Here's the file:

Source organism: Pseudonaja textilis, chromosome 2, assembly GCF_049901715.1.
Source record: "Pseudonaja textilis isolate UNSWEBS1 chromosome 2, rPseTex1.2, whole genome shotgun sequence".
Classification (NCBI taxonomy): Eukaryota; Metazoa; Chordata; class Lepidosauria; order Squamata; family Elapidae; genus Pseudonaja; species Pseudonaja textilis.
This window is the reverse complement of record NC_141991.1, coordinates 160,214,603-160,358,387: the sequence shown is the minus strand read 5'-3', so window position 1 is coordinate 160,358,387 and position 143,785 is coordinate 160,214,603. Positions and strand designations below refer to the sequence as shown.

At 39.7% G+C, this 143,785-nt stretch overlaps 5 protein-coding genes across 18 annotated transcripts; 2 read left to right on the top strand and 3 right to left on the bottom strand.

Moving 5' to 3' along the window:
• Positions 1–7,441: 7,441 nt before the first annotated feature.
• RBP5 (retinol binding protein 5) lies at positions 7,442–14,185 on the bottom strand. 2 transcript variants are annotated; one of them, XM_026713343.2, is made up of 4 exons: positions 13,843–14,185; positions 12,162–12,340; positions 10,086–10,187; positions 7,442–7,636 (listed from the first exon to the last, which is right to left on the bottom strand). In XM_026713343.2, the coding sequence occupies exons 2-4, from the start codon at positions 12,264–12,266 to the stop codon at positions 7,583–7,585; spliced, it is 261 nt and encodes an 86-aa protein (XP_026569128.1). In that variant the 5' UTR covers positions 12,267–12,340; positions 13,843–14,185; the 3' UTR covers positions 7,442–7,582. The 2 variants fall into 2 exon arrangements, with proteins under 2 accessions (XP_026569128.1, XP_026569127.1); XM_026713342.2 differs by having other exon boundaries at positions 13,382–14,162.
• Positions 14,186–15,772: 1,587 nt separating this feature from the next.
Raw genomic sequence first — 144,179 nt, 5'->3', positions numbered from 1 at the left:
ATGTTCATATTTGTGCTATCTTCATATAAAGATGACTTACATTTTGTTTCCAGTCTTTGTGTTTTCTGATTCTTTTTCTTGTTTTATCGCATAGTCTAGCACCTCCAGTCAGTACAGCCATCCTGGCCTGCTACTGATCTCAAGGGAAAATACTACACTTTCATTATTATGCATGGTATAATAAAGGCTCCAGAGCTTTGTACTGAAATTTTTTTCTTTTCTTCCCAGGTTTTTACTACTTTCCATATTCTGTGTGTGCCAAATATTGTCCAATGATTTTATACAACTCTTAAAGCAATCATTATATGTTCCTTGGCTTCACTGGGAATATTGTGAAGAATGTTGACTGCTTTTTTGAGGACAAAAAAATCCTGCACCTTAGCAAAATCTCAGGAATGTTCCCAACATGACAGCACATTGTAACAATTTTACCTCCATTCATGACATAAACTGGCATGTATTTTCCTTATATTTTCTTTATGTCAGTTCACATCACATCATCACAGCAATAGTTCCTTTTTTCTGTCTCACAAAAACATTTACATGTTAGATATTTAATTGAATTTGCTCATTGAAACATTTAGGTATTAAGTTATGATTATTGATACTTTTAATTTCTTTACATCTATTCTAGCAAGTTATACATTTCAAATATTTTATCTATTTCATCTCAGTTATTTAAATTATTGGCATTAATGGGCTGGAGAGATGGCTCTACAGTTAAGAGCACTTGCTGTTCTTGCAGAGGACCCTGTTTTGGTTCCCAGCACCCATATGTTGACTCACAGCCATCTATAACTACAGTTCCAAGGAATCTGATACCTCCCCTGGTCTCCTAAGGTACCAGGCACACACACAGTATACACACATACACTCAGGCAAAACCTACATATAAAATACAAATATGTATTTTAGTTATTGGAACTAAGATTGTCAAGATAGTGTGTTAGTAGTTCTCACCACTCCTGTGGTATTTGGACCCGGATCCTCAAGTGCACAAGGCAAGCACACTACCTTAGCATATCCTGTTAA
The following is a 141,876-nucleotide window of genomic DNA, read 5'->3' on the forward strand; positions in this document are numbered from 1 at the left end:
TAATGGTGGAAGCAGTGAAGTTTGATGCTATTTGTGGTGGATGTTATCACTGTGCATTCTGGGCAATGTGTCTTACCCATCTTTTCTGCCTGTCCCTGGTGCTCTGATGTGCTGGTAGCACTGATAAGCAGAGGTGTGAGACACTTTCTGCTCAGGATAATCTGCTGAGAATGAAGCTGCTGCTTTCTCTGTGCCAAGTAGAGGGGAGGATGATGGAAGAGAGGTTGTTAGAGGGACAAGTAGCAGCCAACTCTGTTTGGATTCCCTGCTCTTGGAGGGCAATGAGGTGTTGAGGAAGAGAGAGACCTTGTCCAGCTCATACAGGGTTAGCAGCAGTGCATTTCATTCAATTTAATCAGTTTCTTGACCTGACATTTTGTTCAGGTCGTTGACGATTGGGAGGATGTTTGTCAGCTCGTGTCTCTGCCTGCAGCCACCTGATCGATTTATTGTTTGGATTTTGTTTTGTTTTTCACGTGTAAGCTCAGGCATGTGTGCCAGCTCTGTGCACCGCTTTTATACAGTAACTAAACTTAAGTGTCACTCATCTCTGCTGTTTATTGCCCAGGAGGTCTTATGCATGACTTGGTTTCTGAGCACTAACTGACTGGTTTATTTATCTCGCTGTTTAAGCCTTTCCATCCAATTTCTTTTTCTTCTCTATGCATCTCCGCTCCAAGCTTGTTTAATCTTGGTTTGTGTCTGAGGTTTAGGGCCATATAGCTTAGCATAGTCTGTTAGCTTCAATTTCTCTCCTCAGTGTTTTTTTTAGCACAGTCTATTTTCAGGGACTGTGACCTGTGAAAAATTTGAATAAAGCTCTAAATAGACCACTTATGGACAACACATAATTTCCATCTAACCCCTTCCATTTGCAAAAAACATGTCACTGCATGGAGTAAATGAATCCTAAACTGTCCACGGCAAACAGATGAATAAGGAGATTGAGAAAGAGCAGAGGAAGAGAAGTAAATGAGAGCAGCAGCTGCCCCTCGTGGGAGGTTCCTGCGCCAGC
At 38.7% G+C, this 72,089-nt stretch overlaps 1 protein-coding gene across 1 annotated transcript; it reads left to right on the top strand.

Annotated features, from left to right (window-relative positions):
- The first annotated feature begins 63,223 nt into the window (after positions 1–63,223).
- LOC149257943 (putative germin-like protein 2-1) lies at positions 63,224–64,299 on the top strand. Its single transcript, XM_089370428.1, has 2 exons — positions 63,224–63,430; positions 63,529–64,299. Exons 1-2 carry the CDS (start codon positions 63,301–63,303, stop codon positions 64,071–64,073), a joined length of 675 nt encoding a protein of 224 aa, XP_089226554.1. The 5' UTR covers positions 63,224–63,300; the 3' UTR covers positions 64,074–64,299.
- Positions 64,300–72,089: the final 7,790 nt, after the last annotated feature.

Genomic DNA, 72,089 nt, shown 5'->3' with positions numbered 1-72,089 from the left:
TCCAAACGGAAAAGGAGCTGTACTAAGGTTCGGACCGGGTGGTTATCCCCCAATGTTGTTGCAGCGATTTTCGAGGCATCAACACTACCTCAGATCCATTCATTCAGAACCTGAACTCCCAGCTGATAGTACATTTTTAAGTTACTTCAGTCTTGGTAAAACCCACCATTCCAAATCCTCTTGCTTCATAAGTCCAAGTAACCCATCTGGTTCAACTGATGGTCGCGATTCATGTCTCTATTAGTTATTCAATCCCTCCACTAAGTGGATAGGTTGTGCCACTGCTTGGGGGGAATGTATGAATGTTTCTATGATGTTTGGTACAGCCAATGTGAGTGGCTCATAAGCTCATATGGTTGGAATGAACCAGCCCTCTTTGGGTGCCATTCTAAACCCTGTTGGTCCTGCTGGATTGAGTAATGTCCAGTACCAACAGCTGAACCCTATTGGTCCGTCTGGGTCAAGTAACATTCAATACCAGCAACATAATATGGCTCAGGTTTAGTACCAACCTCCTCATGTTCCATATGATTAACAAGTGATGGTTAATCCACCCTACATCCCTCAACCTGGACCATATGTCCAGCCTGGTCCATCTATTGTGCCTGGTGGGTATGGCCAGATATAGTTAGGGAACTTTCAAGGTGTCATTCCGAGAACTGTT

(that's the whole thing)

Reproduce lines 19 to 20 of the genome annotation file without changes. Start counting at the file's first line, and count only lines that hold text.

Genomic DNA, 72,089 nt, shown 5'->3' with positions numbered 1-72,089 from the left:
TCCAAACGGAAAAGGAGCTGTACTAAGGTTCGGACCGGGTGGTTATCCCCCAATGTTGTTGCAGCGATTTTCGAGGCATCAACACTACCTCAGATCCATTCATTCAGAACCTGAACTCCCAGCTGATAGTACATTTTTAAGTTACTTCAGTCTTGGTAAAACCCACCATTCCAAATCCTCTTGCTTCATAAGTCCAAGTAACCCATCTGGTTCAACTGATGGTCGCGATTCATGTCTCTATTAGTTATTCAATCCCTCCACTAAGTGGATAGGTTGTGCCACTGCTTGGGGGGAATGTATGAATGTTTCTATGATGTTTGGTACAGCCAATGTGAGTGGCTCATAAGCTCATATGGTTGGAATGAACCAGCCCTCTTTGGGTGCCATTCTAAACCCTGTTGGTCCTGCTGGATTGAGTAATGTCCAGTACCAACAGCTGAACCCTATTGGTCCGTCTGGGTCAAGTAACATTCAATACCAGCAACATAATATGGCTCAGGTTTAGTACCAACCTCCTCATGTTCCATATGATTAACAAGTGATGGTTAATCCACCCTACATCCCTCAACCTGGACCATATGTCCAGCCTGGTCCATCTATTGTGCCTGGTGGGTATGGCCAGATATAGTTAGGGAACTTTCAAGGTGTCATTCCGAGAACTGTT